Air traffic conflicts can be prevented by applying altitude constraints to deconflict aircraft ahead of time so that when they reach a crossing point they are vertically separated. This reduces the number of tactical interventions by air traffic control and enables uninterrupted and more efficient climb and descent profiles. In order to make these new procedures possible, pilots need to be well aware of the constraints and monitor their climb and descent performance so these altitude constraints can be met.
The Integrated TMA, Airport and Runway Operations (ITARO - PJ.37) project is demonstrating several solutions in the airport environment that improve efficiency both operationally as well as environmentally.
As part of the ITARO project, NLR conducted a pilot-in-the-loop evaluation to determine what kind of additional information on the cockpit displays can help improve the situational awareness with respect to altitude constraints. This evaluation is a demonstration of advanced climb and descent operations where departure and arrival routes are deconflicted with the use of altitude constraints at route crossings.
The pilot-in-the-loop evaluation was conducted in NLR’s APERO cockpit simulator. APERO is a fixed-base flight simulator that can be configured to simulate a wide range of aircraft types. Its flexible software enables easy and quick implementation of new cockpit systems and applications.
The newly developed climb performance monitor indications assist the pilot with timely identification and notification of not meeting the altitude constraint. Air traffic control should then be informed by the pilot as soon as possible to avoid a potential traffic conflict.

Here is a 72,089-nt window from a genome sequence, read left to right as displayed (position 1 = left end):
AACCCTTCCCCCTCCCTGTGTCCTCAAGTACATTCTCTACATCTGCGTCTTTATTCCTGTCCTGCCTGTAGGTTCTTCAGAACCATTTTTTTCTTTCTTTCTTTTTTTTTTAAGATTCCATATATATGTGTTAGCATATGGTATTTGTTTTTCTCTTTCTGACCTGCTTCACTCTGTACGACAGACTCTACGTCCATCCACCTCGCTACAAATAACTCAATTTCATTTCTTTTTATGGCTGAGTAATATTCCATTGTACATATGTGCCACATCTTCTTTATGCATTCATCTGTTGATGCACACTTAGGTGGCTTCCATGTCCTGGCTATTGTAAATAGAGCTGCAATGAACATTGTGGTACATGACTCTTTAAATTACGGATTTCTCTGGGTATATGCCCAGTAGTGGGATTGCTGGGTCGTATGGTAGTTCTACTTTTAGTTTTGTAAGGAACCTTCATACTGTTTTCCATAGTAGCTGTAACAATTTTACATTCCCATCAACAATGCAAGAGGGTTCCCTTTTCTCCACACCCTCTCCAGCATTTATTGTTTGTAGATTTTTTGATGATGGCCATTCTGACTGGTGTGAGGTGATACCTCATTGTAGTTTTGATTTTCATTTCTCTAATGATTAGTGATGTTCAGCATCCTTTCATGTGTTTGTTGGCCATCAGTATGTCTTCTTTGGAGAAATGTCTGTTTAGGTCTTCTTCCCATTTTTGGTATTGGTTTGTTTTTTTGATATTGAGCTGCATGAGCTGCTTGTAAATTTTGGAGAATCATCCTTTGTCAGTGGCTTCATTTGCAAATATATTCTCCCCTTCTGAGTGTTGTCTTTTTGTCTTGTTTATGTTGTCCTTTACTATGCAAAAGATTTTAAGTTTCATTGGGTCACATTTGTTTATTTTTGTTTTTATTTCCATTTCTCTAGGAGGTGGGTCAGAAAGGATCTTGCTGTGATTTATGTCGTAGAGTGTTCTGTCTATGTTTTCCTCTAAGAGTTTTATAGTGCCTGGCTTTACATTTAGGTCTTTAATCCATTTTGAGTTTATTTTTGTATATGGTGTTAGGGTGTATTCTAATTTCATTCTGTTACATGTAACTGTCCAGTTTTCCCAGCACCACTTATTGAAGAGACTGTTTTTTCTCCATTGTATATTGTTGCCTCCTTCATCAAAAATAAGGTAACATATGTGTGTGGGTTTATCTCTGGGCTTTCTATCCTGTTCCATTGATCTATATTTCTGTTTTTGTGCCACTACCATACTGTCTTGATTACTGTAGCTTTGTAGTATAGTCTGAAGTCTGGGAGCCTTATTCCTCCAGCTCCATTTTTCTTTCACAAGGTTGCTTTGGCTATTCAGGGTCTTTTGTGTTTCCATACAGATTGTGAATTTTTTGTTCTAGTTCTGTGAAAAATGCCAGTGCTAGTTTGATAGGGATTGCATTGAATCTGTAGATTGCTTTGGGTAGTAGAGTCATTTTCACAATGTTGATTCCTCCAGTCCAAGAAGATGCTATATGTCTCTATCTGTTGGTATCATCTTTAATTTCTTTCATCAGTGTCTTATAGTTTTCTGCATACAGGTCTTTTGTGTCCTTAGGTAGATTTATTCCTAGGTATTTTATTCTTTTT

NLR implemented four different experimental indications on the primary flight display that provide the pilot with information on the current climb performance with respect to the next altitude constraint. During the experiment the pilots were asked to evaluate the different experimental indications and determine which indication provides the most situational awareness of the altitude constraints and the current climb performance.
The general conclusion from the piloted evaluation is that additional information on the climb performance with respect to the next altitude constraint does increase the situational awareness. This helps the pilot to timely identify that an altitude constraint might not be met. Each type of indication provides specific benefits and the pilots did not concur on what the most useful indication is. However, they did agree that a dedicated indication for the required climb performance monitoring purpose on the primary flight displays is very useful.
All feedback from the pilots will be used to derive a new type of indication that combines the best features of all four indications evaluated in this experiment. More results will be published on the ITARO project page: https://www.sesarju.eu/projects/itaro.
ITARO evaluation in APERO cockpit simulator at NLR
Experimental indications on the primary flight display provide information on the climb performance with respect to the next altitude constraint indicated with magenta bars on the V/DEV scale, the altitude tape, and the vertical speed scale.
This project has received funding from the SESAR 3 Joint Undertaking (JU) under grant agreement No 101017622. The JU receives support from the European Union’s Horizon 2020 research and innovation programme and the SESAR 3 JU members other than the Union.